Sensitization of aortic baroreceptors by high salt diet in Dahl salt-resistant rats.
High salt diet alters neural cardiovascular control. This influence has been attributed to central neural or efferent mechanisms. To test the hypothesis that a high salt diet might alter afferent baroreceptor function, Dahl salt-resistant (DR) and salt-sensitive rats (DS) were fed a high or a low salt diet. Blood pressure was measured intra-arterially in unanesthetized animals. Aortic baroreceptor function was then evaluated during urethane anesthesia by recording multifiber aortic depressor nerve activity during a phenylephrine-induced blood pressure ramp. Mean arterial pressure in the conscious state was elevated (155 +/- 5 [SE]mm Hg) in DS fed a high salt diet but was normal in DS fed a low salt diet and in DR. Slopes of linear regressions relating aortic nerve discharge to mean arterial pressure were 71% higher in DR fed a high salt diet than in DR fed a low salt diet (p less than 0.025), indicating that high salt potentiated baroreceptor function in DR. In contrast, high salt diet produced no significant effects on baroreceptor function in DS. No salt-induced changes in dynamic or static aortic distensibility (assessed from pressure-volume curves of the in situ isolated arch) were detectable in either rat strain. Absence of salt-induced baroreceptor sensitization in DS was not due to the hypertensive state because the sensitization also failed to occur in separate groups of DS in which salt-induced hypertension had been prevented by chemical sympathectomy with 6-OH-dopamine.(ABSTRACT TRUNCATED AT 250 WORDS)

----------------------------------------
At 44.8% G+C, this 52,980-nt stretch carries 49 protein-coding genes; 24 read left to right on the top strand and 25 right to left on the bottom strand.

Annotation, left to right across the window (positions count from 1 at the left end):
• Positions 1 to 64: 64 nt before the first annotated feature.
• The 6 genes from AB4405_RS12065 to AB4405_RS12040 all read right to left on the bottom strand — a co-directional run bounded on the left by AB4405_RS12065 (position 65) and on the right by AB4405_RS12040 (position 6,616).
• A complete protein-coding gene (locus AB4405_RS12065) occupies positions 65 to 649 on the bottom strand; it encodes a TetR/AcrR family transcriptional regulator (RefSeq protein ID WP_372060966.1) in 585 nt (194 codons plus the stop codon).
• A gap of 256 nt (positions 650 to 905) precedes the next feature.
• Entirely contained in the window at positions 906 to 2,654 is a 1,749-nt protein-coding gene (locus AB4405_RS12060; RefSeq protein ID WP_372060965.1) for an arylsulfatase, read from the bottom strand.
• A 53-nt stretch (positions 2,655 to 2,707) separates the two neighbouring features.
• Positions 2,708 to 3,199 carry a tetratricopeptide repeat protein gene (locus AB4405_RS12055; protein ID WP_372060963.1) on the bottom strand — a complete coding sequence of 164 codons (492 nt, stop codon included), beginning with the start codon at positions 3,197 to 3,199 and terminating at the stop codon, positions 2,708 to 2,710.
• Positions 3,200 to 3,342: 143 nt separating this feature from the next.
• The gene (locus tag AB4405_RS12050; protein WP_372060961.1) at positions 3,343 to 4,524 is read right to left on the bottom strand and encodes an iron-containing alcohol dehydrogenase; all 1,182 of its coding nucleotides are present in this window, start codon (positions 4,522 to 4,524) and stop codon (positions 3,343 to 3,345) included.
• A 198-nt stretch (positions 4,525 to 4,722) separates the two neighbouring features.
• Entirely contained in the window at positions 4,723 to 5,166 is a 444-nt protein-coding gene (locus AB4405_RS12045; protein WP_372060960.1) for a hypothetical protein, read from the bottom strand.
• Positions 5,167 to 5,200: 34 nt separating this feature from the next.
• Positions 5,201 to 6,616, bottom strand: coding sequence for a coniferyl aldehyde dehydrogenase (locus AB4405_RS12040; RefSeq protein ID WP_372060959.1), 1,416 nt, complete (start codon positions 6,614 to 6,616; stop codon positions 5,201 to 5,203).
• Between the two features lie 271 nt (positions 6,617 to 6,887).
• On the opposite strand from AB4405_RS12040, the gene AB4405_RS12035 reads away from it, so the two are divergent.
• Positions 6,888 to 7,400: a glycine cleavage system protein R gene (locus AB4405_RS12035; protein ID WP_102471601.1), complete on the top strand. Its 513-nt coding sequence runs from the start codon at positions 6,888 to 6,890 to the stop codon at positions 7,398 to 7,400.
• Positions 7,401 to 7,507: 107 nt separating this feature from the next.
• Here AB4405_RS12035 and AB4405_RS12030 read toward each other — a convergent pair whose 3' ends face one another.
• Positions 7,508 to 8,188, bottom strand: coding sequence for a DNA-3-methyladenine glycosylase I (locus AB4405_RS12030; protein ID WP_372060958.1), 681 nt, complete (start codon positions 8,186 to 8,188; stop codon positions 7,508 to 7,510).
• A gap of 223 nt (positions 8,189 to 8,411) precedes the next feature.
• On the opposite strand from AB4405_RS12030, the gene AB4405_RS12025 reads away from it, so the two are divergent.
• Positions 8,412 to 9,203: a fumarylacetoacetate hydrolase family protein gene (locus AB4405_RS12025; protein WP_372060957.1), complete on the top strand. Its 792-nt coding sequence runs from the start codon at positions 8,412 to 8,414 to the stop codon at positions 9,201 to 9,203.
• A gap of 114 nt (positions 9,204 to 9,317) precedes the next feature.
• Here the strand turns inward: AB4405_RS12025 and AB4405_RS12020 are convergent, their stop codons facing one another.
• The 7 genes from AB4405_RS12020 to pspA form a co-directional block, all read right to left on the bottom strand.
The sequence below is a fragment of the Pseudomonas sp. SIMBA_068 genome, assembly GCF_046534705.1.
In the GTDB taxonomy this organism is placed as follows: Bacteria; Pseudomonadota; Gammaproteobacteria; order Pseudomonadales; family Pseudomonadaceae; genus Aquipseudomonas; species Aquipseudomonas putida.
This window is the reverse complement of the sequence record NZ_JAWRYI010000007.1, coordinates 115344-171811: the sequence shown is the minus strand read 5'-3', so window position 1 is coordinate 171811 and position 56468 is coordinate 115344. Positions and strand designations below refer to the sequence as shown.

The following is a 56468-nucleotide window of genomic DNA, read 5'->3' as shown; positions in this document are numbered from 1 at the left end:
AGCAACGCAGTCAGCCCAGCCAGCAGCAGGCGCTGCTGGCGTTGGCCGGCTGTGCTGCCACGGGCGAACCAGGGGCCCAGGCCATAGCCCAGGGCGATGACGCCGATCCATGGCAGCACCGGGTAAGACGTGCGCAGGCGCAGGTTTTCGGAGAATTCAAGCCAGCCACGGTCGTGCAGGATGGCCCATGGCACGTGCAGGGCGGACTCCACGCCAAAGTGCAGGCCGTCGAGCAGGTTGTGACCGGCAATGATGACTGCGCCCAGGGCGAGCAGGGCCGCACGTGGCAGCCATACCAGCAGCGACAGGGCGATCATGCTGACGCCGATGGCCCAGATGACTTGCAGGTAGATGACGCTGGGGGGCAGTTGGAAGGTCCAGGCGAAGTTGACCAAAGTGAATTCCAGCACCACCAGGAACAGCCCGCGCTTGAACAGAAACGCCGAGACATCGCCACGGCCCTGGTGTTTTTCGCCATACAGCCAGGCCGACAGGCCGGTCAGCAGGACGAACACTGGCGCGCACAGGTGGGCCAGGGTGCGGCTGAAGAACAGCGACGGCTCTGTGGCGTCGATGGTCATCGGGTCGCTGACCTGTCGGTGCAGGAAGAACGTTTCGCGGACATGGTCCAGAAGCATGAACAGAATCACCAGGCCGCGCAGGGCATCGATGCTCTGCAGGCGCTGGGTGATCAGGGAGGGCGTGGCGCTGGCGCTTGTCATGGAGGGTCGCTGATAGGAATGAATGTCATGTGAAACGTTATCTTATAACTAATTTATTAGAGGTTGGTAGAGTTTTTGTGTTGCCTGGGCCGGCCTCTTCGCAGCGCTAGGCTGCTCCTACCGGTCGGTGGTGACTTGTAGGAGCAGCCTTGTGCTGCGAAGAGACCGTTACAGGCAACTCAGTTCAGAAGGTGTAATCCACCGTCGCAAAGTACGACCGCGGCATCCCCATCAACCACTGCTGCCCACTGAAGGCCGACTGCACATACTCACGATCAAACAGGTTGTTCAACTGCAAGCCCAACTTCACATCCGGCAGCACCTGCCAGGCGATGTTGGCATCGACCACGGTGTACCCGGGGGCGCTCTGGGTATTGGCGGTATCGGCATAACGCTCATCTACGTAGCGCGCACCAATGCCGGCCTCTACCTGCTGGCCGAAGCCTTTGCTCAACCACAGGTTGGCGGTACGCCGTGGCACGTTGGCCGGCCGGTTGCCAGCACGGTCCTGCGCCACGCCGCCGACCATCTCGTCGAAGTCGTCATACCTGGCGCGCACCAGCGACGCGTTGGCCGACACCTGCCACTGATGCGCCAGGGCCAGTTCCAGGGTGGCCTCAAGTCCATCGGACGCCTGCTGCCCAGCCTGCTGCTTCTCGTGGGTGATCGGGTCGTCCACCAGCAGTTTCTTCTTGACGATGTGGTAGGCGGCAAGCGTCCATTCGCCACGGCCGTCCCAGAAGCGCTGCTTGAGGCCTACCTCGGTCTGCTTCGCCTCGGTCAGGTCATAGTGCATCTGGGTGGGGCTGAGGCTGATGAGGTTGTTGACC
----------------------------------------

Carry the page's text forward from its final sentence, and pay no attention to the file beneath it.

- Copyright © 1987 by American Heart Association